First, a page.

|2006||Extended||To include the Patriarchate of Pec Monastery, Gracanica Monastery and the Church of the Virgin of Ljevica|
|2006||Name change||From "Decani Monastery" to "Medieval Monuments in Kosovo"|
|2006||In Danger||To allow international support for protection|
|2004||Inscribed||Reasons for inscription|Jarek Pokrzywnicki (Poland):
Well known but currently a bit difficult to visit. All monuments are protected either by KFOR soldiers (Gracanica, Pec, Vysoki Decani) or Albanian-Kosovian policeman (Prizren). The road are completely unmarked (Serbian signs were removed) but you can ask people how to get there. First three sights are living monasteries under KFOR protection but they can be visited (secirity check necessary) while Prizren is currently unable to see from inside.
Date posted: August 2011 Bartosz Radojewski (Poland):
From all of those churches my favorite one would definitely be Our Lady of Ljevią. It is an outstanding example of late byzantine architecture. Throughout its long history it was a holly place for Christians and Muslims, who converted it during the Ottoman rule and named Friday Mosque (al-jumʿa xhamia in Arabic). This name is still in use among Muslim Albanians in the city of Prizren.
Unfortunately the devastation of the paintings inside the church - initiated during Ottoman times - reached its peak during the march 2004 riots. The restoration of the site is still in progress.
Date posted: October 2010 Joyce (The Netherlands):
This is probably one of the few WHS where you have to go through military checkpoints (if they even let you) and you’ll have several guns and a tank pointing at you before you enter; this place has a rich history with maybe not such a good location. The church looks beautiful on the outside with two different types of local stones. The walls and ceilings inside are covered with Byzantine paintings. There are about 30 monks living inside the monastery and their main task all day is praying. If you are lucky an English-speaking monk will open the church for you and will answer your questions. Father Ezekial speaks very good English, so if you go it might be worth asking for him. He was able to tell us about the history of the Serbian Orthodox church, the history of the monastery, daily life as a monk, and even some surprises: during the war in Kosovo, the (Serbian) monks at Dečani protected Alabanian Kosovar Moslems by allowing them to hide in the Monastery.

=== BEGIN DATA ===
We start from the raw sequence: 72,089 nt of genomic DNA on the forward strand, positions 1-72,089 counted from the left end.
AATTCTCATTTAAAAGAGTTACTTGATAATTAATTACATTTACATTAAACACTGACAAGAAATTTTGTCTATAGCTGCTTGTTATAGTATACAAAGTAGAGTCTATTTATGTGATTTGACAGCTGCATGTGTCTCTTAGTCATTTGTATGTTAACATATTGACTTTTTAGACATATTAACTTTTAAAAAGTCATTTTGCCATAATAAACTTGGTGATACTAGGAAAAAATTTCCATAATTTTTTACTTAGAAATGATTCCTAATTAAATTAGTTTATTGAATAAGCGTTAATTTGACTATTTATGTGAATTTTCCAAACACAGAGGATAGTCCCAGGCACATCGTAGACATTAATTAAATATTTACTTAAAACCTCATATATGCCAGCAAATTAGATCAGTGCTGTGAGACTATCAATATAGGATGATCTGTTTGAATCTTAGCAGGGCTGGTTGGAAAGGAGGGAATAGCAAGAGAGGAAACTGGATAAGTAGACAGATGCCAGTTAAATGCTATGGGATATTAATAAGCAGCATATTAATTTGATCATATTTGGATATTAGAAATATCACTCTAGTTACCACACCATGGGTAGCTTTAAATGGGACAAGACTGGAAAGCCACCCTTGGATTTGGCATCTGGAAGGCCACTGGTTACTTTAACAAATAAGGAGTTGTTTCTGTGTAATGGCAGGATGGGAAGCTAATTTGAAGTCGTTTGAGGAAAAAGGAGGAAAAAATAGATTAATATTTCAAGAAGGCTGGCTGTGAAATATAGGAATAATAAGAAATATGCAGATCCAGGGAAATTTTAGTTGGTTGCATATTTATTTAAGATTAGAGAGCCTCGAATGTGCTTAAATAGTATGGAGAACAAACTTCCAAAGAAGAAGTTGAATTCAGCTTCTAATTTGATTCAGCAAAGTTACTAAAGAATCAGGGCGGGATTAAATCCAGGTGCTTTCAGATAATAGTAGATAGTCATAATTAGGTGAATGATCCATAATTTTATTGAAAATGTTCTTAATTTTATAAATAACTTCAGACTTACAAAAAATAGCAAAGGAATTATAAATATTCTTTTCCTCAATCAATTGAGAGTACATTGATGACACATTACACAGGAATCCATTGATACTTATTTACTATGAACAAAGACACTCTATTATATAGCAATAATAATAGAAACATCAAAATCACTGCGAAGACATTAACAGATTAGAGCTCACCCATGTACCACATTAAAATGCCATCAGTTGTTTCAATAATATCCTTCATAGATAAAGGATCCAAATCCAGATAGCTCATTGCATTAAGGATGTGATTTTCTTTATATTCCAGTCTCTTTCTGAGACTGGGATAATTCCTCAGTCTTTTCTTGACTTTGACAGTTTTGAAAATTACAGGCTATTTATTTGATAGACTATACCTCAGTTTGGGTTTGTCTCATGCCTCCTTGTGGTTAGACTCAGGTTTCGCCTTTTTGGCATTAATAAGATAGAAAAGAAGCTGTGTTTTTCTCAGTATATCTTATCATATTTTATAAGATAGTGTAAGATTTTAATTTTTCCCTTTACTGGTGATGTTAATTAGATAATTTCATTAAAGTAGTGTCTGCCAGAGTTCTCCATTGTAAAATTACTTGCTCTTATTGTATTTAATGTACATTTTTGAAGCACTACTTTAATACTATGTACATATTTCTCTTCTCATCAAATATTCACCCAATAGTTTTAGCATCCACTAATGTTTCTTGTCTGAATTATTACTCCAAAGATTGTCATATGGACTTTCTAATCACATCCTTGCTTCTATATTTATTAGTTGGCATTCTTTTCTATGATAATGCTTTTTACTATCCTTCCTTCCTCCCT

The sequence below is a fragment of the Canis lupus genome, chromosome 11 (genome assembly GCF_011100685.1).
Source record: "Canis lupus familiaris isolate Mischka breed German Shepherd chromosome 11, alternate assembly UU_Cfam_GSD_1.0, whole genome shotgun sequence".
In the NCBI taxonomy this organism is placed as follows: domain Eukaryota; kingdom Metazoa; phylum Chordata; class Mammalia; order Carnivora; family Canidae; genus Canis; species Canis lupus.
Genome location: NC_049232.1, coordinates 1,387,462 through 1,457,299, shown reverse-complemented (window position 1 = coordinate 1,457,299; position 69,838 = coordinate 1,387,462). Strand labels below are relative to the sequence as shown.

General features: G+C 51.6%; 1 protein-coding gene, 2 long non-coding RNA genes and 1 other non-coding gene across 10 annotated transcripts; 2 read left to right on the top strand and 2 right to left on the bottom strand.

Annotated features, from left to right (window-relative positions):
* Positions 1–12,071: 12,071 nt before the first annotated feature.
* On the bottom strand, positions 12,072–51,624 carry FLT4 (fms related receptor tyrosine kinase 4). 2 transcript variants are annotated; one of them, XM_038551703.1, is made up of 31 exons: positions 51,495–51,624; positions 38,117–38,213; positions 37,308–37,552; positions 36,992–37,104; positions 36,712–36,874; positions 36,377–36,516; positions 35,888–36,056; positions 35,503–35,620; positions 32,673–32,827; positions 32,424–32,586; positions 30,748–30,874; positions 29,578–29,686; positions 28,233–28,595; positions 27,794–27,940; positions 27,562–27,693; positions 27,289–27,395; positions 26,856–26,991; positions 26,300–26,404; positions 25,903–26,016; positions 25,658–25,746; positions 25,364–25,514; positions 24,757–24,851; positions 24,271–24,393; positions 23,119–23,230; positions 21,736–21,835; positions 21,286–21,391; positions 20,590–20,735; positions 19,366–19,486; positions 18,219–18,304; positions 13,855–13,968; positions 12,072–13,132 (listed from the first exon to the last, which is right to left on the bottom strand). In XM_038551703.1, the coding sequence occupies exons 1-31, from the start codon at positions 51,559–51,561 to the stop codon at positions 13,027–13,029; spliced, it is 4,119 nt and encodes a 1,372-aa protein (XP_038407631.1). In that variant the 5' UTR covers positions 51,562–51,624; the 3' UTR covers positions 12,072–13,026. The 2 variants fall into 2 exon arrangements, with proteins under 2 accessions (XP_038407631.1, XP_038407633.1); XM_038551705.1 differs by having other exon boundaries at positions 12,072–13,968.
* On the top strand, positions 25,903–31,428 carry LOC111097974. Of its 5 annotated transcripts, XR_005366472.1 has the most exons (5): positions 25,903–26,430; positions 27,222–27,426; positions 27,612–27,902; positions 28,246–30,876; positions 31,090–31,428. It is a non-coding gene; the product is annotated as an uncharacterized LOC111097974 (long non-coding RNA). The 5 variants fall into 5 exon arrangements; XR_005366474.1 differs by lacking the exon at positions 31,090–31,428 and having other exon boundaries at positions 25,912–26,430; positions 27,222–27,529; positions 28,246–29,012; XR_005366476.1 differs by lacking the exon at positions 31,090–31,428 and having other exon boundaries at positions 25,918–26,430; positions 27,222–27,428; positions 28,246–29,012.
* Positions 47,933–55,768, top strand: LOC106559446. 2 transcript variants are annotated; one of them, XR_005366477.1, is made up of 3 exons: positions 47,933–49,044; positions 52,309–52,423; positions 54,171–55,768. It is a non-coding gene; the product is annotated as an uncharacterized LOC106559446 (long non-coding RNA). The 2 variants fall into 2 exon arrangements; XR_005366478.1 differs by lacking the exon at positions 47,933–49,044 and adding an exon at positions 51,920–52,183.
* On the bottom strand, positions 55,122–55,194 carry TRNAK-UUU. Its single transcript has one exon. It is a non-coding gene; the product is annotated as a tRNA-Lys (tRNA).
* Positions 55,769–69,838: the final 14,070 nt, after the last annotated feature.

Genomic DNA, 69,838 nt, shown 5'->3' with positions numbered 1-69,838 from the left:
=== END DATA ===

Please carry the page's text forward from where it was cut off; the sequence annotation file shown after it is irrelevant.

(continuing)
If you like this monastery you should definitely head over to the Patriarchate monastery near Peja: The paintings there are in even better shape and the Monastery is more important (in the Serbian Orthodox Church) than the Dečani monastery.
Date posted: July 2006 George Vaughan (Wales):
The extension of this site to cover other medieval monuments in Kosovo makes good sense from a number of angles. Whatever the political considerations, these other sites probably deserved to be listed from the outset and Gracanica, the only one I can actually speak of, struck me as World Heritage material as soon as I saw it. While Gracanica town, with its history of division, is rather a sad place, the walled monastic enclosure could be in a different country and you have to remind yourself, if you really must, that there is an armoured car - there more for the presence than anything else - outside the gate.
The church is very imposing from the outside but appears small and more personal from within. The frescoes - even including one of the foundation charter - are as magnificent as the building. This is one of the great sights of the Balkans and now has the world status it deserves.
Date posted: July 2006
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